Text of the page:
Readers of Monday’s Washington Post Express were treated to feature story on MBA Sustainability programs and quotes by MBAA Board Member and PMBA Representative Eugenia Gregorio. Eugenia’s part is pasted below, but you can see the whole article here.
Of course, the most stereotypical career path for MBA students is in finance, and there are finance jobs for MBAs with a sustainability bent. A new, greener trend is sprouting in the financial field — socially responsible investing. Investment firms such as Fidelity and Vanguard offer special funds that only invest in businesses with environmentally friendly or socially responsible practices.
“[Firms] pay a lot of attention to the environmental and social responsibility issues,” Rivera says. “They need MBAs who know about environmental management to know where to invest.”
Eugenia Gregorio, 33, says she’s discovered her sustainability degree can lead to more jobs than she thought possible.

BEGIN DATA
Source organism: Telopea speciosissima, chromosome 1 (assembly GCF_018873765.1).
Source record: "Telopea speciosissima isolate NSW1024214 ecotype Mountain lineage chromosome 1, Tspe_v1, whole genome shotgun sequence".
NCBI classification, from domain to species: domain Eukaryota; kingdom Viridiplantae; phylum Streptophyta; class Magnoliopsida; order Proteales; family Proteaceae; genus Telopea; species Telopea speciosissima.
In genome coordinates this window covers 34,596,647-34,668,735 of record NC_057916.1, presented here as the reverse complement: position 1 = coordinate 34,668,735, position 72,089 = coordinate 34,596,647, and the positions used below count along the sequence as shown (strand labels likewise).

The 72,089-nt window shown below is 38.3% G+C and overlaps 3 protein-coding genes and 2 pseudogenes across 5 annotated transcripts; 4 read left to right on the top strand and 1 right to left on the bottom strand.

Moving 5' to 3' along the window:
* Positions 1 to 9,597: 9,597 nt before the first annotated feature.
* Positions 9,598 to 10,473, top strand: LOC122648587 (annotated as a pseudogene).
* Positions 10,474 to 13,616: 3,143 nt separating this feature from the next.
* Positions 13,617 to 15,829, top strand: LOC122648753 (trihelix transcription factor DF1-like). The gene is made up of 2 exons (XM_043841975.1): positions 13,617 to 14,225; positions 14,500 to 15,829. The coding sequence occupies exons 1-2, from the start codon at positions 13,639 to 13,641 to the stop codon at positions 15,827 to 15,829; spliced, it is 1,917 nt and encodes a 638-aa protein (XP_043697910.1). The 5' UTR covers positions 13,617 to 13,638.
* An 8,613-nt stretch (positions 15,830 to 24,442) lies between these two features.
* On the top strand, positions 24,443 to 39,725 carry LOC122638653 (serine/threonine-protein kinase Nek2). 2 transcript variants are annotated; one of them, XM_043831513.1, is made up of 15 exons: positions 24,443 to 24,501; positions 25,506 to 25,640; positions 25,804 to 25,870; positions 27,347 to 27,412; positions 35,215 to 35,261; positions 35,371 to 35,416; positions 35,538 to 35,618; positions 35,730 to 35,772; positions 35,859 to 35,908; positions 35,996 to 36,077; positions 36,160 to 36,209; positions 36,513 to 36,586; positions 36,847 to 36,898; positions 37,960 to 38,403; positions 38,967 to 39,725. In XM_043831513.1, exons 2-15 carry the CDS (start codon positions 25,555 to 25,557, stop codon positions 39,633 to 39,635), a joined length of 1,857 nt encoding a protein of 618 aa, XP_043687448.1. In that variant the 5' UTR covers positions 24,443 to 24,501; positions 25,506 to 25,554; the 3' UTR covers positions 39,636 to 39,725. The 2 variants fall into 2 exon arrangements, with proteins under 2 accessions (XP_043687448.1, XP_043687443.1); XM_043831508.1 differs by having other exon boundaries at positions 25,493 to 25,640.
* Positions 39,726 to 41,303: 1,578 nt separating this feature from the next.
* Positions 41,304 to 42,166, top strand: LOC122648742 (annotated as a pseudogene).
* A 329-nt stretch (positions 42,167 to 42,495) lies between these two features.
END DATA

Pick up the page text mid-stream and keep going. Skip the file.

The part-time student at George Washington University’s School of Business is working toward an MBA with a focus on corporate social responsibility and environmental stewardship.
“The really cool thing is all of the tools that you learn from these classes you can actually carry to any type of job,” she says.
Gregorio should know. She already works full time as the sustainability manager for theTower Companies, an eco-friendly real-estate developer. But she believes this degree will open even more doors.
“It doesn’t have to be a sustainability manager position,” she says. “If you’re in an accounting department or development department or marketing department, all of those departments kind of touch on corporate social responsibility and sustainability.”
The numbers show that plenty of students agree.
At GW, about 15 percent of the more than 1,100 MBA students pursue the environmental management and sustainability concentration, says Liesl Riddle, associate dean for graduate programs in GW’s School of Business.
They’re preparing for a business world in which going green is more valuable than ever before. As Gregorio says, “It just really seems to be a critical element to doing business.”